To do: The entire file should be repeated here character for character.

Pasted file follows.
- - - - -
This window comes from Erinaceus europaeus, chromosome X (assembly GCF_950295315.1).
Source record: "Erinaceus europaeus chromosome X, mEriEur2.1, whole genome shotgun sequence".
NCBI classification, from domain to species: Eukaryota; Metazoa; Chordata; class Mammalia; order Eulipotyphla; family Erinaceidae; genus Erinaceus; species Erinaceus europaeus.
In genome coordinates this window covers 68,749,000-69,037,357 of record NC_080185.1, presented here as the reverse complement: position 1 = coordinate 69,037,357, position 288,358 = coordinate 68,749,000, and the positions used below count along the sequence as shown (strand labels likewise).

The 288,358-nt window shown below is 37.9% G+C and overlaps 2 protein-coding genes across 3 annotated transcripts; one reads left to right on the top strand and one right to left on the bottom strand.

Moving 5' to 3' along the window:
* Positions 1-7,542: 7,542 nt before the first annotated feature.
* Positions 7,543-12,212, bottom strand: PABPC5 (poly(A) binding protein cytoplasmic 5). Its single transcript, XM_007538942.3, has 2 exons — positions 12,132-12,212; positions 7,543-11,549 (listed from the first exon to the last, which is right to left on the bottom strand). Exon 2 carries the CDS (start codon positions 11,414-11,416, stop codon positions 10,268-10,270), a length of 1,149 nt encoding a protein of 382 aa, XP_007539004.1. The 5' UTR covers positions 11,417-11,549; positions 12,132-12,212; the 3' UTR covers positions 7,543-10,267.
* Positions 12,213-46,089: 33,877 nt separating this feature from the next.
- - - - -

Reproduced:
This window comes from Erinaceus europaeus, chromosome X (assembly GCF_950295315.1).
Source record: "Erinaceus europaeus chromosome X, mEriEur2.1, whole genome shotgun sequence".
NCBI classification, from domain to species: Eukaryota; Metazoa; Chordata; class Mammalia; order Eulipotyphla; family Erinaceidae; genus Erinaceus; species Erinaceus europaeus.
In genome coordinates this window covers 68,749,000-69,037,357 of record NC_080185.1, presented here as the reverse complement: position 1 = coordinate 69,037,357, position 288,358 = coordinate 68,749,000, and the positions used below count along the sequence as shown (strand labels likewise).

The 288,358-nt window shown below is 37.9% G+C and overlaps 2 protein-coding genes across 3 annotated transcripts; one reads left to right on the top strand and one right to left on the bottom strand.

Moving 5' to 3' along the window:
* Positions 1-7,542: 7,542 nt before the first annotated feature.
* Positions 7,543-12,212, bottom strand: PABPC5 (poly(A) binding protein cytoplasmic 5). Its single transcript, XM_007538942.3, has 2 exons — positions 12,132-12,212; positions 7,543-11,549 (listed from the first exon to the last, which is right to left on the bottom strand). Exon 2 carries the CDS (start codon positions 11,414-11,416, stop codon positions 10,268-10,270), a length of 1,149 nt encoding a protein of 382 aa, XP_007539004.1. The 5' UTR covers positions 11,417-11,549; positions 12,132-12,212; the 3' UTR covers positions 7,543-10,267.
* Positions 12,213-46,089: 33,877 nt separating this feature from the next.